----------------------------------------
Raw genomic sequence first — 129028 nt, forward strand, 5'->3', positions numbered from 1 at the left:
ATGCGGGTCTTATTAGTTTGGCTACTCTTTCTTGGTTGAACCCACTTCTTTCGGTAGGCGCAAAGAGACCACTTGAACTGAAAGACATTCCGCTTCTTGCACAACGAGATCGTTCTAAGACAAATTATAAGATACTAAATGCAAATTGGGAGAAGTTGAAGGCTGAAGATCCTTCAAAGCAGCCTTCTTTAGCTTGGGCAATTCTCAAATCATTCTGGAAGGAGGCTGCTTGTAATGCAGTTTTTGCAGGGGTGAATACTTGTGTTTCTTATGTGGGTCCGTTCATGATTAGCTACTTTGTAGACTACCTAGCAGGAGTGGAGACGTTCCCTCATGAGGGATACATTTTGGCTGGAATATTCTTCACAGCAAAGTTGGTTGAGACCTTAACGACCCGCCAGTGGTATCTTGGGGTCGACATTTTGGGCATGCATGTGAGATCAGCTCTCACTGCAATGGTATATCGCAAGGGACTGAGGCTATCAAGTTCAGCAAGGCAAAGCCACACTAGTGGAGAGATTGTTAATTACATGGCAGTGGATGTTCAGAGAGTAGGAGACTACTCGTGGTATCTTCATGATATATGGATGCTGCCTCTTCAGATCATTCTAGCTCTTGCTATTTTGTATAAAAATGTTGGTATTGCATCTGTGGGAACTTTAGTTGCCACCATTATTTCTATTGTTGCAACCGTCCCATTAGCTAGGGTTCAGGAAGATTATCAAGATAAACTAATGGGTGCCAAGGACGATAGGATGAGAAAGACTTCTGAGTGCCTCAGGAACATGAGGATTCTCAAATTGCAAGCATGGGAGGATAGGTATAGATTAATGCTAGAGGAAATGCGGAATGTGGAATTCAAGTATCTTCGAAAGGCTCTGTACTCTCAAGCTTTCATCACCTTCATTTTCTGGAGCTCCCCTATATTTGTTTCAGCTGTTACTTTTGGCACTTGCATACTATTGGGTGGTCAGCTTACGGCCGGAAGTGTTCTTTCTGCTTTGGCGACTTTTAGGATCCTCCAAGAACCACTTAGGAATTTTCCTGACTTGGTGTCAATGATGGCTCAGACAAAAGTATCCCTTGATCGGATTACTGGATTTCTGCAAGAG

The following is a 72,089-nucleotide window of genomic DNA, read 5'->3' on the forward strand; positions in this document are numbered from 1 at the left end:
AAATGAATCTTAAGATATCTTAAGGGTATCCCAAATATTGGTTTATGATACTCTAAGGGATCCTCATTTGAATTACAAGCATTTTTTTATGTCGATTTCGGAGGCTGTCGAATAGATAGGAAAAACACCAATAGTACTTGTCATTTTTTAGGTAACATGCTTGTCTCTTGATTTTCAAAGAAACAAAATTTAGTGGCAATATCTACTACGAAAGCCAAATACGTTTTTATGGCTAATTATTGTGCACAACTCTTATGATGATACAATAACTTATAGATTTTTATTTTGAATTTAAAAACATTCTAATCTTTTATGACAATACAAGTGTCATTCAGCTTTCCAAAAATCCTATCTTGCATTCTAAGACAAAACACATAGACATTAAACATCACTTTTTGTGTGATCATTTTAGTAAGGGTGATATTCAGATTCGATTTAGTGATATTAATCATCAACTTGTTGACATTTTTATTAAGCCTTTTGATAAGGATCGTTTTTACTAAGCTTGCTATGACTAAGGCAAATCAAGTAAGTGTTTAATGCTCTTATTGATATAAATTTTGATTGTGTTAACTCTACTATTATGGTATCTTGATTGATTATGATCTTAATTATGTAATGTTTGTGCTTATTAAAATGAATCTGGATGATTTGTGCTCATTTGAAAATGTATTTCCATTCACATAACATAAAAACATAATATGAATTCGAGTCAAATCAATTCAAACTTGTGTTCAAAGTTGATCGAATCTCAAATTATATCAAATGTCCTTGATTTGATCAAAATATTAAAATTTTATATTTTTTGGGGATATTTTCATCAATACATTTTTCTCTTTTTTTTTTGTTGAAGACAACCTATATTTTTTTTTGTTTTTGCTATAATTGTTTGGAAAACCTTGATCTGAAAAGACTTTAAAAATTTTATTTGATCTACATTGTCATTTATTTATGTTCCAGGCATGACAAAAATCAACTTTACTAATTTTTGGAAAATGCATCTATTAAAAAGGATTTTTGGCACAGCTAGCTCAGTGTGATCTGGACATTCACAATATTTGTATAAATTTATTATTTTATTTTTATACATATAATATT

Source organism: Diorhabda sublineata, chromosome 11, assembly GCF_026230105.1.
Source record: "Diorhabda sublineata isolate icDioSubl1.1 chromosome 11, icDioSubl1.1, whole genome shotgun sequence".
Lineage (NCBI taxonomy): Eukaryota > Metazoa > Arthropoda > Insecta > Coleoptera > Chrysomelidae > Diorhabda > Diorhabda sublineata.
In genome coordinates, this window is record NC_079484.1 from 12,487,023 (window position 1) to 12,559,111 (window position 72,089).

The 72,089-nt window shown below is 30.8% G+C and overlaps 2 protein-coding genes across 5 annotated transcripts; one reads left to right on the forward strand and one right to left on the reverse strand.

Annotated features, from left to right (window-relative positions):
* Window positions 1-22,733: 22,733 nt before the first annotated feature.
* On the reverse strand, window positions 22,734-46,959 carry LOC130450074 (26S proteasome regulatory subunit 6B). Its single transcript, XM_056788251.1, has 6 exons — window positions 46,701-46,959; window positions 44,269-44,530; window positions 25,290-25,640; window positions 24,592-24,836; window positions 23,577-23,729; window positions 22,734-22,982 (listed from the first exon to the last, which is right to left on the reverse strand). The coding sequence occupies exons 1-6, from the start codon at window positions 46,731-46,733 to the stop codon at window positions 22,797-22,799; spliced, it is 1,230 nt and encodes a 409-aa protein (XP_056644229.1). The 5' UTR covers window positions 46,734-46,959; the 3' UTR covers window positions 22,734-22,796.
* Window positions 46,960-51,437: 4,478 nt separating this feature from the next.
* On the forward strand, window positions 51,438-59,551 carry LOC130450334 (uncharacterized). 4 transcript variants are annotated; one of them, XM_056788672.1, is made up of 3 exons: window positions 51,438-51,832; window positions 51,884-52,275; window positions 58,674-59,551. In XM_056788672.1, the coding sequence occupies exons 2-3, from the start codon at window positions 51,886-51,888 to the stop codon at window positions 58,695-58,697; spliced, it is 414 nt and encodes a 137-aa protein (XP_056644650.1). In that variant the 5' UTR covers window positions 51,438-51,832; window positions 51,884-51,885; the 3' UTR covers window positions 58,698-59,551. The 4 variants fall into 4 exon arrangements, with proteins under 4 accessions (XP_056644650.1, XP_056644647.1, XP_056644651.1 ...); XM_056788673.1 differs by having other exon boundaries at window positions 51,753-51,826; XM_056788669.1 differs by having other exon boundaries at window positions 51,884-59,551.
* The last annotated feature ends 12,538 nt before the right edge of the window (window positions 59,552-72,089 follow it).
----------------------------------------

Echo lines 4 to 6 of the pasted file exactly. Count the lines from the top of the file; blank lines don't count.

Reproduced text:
AAATGAATCTTAAGATATCTTAAGGGTATCCCAAATATTGGTTTATGATACTCTAAGGGATCCTCATTTGAATTACAAGCATTTTTTTATGTCGATTTCGGAGGCTGTCGAATAGATAGGAAAAACACCAATAGTACTTGTCATTTTTTAGGTAACATGCTTGTCTCTTGATTTTCAAAGAAACAAAATTTAGTGGCAATATCTACTACGAAAGCCAAATACGTTTTTATGGCTAATTATTGTGCACAACTCTTATGATGATACAATAACTTATAGATTTTTATTTTGAATTTAAAAACATTCTAATCTTTTATGACAATACAAGTGTCATTCAGCTTTCCAAAAATCCTATCTTGCATTCTAAGACAAAACACATAGACATTAAACATCACTTTTTGTGTGATCATTTTAGTAAGGGTGATATTCAGATTCGATTTAGTGATATTAATCATCAACTTGTTGACATTTTTATTAAGCCTTTTGATAAGGATCGTTTTTACTAAGCTTGCTATGACTAAGGCAAATCAAGTAAGTGTTTAATGCTCTTATTGATATAAATTTTGATTGTGTTAACTCTACTATTATGGTATCTTGATTGATTATGATCTTAATTATGTAATGTTTGTGCTTATTAAAATGAATCTGGATGATTTGTGCTCATTTGAAAATGTATTTCCATTCACATAACATAAAAACATAATATGAATTCGAGTCAAATCAATTCAAACTTGTGTTCAAAGTTGATCGAATCTCAAATTATATCAAATGTCCTTGATTTGATCAAAATATTAAAATTTTATATTTTTTGGGGATATTTTCATCAATACATTTTTCTCTTTTTTTTTTGTTGAAGACAACCTATATTTTTTTTTGTTTTTGCTATAATTGTTTGGAAAACCTTGATCTGAAAAGACTTTAAAAATTTTATTTGATCTACATTGTCATTTATTTATGTTCCAGGCATGACAAAAATCAACTTTACTAATTTTTGGAAAATGCATCTATTAAAAAGGATTTTTGGCACAGCTAGCTCAGTGTGATCTGGACATTCACAATATTTGTATAAATTTATTATTTTATTTTTATACATATAATATT

Source organism: Diorhabda sublineata, chromosome 11, assembly GCF_026230105.1.
Source record: "Diorhabda sublineata isolate icDioSubl1.1 chromosome 11, icDioSubl1.1, whole genome shotgun sequence".